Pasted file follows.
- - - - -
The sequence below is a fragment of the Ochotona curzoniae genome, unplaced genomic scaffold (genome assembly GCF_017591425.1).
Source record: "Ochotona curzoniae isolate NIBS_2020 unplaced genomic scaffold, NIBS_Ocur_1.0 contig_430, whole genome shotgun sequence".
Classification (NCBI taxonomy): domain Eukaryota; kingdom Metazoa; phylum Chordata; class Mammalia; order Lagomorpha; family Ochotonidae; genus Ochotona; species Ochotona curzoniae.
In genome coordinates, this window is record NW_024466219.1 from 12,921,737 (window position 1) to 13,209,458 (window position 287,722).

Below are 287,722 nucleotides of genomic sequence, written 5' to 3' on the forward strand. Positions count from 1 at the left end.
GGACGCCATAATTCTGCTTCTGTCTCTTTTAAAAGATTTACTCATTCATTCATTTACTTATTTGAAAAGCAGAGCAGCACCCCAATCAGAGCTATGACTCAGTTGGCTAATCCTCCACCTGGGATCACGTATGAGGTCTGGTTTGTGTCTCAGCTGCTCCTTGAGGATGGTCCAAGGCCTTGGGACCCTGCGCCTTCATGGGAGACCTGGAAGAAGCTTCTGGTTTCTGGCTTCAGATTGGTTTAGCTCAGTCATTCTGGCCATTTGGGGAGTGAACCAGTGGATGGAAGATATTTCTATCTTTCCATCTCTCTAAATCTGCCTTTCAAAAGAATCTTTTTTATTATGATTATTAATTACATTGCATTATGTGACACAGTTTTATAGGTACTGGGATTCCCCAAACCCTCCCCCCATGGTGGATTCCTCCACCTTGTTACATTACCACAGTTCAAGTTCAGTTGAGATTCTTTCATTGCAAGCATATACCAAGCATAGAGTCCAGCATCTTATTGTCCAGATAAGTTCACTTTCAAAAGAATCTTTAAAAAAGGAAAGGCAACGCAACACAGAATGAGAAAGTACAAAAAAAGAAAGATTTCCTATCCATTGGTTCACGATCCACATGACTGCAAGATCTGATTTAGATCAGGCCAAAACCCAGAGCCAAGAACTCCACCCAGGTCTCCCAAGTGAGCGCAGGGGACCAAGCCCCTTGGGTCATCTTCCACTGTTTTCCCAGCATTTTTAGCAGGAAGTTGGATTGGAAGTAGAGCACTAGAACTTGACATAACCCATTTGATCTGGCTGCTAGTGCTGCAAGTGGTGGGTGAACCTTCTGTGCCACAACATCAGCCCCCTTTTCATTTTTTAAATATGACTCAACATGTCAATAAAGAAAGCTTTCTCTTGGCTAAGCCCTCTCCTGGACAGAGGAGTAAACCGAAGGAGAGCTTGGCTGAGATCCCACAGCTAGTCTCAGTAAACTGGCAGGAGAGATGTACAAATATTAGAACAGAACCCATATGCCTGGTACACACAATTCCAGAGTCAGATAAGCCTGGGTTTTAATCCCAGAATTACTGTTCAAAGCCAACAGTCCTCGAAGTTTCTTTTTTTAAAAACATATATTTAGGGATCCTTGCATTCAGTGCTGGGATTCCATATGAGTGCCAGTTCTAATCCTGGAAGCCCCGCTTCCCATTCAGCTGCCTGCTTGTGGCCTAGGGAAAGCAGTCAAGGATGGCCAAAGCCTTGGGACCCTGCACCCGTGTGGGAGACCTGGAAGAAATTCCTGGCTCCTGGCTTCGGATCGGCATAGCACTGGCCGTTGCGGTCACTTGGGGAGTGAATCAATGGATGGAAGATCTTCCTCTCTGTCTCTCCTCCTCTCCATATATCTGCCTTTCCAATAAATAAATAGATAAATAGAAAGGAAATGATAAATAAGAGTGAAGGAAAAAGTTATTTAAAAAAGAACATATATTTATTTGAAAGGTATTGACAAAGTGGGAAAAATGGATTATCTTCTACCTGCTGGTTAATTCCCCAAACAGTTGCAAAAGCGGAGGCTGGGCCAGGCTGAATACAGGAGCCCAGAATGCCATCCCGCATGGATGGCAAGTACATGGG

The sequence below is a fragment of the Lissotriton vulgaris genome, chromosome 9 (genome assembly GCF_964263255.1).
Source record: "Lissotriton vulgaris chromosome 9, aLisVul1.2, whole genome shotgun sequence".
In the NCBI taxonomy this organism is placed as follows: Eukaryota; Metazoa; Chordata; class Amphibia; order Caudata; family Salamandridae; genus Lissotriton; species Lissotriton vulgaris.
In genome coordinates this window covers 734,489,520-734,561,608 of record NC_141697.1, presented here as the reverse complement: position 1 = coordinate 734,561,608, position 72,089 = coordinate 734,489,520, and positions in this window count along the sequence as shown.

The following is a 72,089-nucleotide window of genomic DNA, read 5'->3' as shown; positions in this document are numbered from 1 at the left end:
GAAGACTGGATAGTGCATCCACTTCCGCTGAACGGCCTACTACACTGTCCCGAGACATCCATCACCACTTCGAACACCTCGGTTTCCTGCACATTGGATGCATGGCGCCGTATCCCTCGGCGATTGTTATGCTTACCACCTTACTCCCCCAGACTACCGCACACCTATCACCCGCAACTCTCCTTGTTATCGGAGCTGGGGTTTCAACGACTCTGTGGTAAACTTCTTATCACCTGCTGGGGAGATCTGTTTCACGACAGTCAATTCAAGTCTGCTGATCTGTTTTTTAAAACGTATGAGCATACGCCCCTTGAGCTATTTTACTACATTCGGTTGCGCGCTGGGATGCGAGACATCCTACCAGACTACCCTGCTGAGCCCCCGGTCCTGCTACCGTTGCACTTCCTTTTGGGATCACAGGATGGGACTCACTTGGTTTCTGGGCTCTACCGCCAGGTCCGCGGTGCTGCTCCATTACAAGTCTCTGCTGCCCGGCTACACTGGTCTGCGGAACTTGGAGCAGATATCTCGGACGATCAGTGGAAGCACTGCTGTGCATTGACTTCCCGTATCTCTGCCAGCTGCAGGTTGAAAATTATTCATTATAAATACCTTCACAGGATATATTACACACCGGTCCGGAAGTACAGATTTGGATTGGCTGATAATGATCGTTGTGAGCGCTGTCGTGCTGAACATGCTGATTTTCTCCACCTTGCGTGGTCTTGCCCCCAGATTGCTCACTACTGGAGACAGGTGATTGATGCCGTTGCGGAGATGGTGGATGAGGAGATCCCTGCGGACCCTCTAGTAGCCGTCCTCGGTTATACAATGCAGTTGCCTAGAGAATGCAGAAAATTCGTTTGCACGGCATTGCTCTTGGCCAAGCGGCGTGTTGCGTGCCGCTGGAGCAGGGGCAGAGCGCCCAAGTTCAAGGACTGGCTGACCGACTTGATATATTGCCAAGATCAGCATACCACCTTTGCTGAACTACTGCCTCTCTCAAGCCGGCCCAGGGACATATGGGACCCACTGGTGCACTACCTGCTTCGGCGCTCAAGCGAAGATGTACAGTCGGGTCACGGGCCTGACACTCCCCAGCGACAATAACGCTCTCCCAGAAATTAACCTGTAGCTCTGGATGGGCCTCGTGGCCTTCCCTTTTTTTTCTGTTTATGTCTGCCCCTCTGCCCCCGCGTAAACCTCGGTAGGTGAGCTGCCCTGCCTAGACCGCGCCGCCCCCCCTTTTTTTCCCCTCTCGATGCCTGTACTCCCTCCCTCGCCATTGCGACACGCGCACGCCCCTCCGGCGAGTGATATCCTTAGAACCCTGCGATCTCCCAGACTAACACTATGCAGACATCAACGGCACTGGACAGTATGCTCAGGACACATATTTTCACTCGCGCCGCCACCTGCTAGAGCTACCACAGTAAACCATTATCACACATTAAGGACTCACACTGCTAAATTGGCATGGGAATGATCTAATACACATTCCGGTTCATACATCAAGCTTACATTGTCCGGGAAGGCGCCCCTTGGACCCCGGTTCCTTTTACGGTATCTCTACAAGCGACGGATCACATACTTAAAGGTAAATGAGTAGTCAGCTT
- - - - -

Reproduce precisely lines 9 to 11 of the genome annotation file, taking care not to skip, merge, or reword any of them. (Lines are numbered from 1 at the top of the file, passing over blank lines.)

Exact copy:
In the NCBI taxonomy this organism is placed as follows: Eukaryota; Metazoa; Chordata; class Amphibia; order Caudata; family Salamandridae; genus Lissotriton; species Lissotriton vulgaris.
In genome coordinates this window covers 734,489,520-734,561,608 of record NC_141697.1, presented here as the reverse complement: position 1 = coordinate 734,561,608, position 72,089 = coordinate 734,489,520, and positions in this window count along the sequence as shown.

The following is a 72,089-nucleotide window of genomic DNA, read 5'->3' as shown; positions in this document are numbered from 1 at the left end: